According to the Nielsen Norman Group, the Design Thinking framework follows an overall flow of three main categories: understand, explore and materialize. Within these larger buckets fall the 6 phases: empathize, define, ideate, prototype, test, and implement. …


A quick guide on how to materialize your design ideas

Image for post
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I believe most of you are familiar with the Design Thinking methodology (if not, you can easily Google it). However, there is a common misconception that design thinking is new. No. Throughout history, good designers have applied a human-centric creative process to build meaningful and effective solutions. But in order for this approach to be adopted across large organizations, it needed to be standardized as a formal framework. So design thinking was born as a methodology of applying the creative design process to traditional business problems.

According to the Nielsen Norman Group, the Design Thinking framework follows an overall flow of three main categories: understand, explore and materialize. Within these larger buckets fall the 6 phases: empathize, define, ideate, prototype, test, and implement. …


A discussion about the significant role of alternative media in the construction and preservation of national/cultural identities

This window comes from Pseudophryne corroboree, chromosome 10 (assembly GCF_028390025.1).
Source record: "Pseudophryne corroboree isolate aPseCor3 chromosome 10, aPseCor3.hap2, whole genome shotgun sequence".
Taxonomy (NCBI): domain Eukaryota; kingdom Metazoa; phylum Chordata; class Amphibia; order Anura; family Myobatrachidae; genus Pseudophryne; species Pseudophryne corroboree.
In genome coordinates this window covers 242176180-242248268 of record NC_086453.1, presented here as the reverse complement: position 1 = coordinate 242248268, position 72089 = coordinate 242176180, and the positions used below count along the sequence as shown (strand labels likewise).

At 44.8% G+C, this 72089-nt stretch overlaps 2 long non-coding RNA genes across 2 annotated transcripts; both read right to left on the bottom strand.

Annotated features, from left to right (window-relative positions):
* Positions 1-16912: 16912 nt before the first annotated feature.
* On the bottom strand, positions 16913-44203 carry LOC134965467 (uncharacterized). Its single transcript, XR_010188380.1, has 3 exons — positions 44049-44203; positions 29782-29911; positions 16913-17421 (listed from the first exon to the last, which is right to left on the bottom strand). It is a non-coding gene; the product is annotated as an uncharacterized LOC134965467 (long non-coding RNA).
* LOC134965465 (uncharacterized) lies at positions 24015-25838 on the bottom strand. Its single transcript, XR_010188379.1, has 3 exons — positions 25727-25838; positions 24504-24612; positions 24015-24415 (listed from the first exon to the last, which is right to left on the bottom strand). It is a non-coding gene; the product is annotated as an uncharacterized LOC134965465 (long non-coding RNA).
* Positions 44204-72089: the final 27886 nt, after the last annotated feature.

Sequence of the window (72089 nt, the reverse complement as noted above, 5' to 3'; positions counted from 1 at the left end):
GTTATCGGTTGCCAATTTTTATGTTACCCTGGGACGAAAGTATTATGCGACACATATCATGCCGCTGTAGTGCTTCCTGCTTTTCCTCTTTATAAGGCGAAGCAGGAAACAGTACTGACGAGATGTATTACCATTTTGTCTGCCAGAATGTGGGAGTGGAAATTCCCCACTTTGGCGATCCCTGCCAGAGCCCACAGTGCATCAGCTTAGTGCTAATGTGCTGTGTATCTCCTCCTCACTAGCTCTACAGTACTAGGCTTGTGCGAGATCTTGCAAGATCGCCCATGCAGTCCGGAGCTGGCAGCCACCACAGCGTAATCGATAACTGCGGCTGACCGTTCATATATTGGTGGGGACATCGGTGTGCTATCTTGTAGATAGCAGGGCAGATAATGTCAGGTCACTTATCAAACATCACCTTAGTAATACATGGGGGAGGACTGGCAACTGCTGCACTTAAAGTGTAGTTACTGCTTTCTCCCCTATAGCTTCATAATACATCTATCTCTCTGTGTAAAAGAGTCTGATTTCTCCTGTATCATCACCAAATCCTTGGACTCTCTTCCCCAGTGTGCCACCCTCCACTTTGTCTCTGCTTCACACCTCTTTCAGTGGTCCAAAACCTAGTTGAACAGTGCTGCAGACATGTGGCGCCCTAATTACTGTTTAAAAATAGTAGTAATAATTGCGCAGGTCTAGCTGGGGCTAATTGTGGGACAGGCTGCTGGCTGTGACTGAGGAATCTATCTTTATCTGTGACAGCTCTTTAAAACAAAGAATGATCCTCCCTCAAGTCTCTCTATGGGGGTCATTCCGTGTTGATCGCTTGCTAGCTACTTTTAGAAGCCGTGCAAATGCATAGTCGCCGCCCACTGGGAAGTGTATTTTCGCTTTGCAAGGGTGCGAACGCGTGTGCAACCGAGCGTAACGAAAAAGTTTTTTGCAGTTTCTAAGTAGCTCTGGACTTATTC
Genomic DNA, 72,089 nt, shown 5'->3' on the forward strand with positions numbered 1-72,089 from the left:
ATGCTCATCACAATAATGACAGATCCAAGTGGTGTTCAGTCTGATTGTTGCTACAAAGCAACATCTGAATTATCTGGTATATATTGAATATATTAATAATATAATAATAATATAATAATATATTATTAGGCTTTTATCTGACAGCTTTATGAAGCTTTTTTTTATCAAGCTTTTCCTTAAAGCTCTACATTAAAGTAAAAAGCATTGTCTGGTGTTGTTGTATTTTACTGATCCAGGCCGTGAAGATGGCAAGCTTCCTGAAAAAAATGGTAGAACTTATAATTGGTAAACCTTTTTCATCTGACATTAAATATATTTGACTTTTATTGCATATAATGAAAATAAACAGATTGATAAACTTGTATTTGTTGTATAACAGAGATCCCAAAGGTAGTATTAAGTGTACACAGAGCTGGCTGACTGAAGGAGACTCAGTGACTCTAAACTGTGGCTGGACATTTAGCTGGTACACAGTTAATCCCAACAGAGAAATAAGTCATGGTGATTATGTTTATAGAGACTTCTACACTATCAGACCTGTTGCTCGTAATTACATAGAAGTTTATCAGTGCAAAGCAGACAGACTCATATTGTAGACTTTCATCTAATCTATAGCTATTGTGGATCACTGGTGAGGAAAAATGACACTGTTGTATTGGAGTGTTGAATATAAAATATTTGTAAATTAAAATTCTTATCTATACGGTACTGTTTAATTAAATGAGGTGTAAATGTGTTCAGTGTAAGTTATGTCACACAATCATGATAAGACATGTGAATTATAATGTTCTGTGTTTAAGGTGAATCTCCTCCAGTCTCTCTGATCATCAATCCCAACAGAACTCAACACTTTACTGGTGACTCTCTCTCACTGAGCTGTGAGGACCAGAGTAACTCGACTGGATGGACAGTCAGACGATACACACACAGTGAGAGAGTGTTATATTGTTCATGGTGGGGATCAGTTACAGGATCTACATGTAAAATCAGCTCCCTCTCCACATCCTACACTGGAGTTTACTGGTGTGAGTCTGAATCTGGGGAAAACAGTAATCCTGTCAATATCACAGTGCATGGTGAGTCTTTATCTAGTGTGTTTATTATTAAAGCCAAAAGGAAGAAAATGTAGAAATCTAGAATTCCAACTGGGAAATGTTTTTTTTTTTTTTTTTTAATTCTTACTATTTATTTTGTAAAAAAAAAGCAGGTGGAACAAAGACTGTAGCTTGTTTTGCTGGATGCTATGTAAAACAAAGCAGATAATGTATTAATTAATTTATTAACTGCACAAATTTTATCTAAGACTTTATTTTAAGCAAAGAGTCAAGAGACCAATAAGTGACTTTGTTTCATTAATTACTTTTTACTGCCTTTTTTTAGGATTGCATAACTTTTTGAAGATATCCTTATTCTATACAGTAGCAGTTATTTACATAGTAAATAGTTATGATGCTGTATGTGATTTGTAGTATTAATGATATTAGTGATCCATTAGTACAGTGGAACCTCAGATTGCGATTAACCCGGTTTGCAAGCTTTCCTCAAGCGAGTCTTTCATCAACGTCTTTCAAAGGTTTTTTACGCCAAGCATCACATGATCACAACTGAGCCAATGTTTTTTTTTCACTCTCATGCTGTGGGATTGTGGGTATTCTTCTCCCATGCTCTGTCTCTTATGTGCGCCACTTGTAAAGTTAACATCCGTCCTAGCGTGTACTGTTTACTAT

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Brazilian demonstrators take over the National Congress building during the wave protests in June 2013. Source: Mídia NINJA.

It is obvious for some people that quite often the national media — or mainstream media — does not represent the majority of the population that they are addressing. In such cases, a significant part of the audience is subjected to a media system fuelled by commercial demands and political interests that don’t reflect their demands nor dialogue with their own reality. We can see that a tendency towards a cultural homogenisation is greater in this context whereas the media is responsible for the process of building a ‘national’ image. …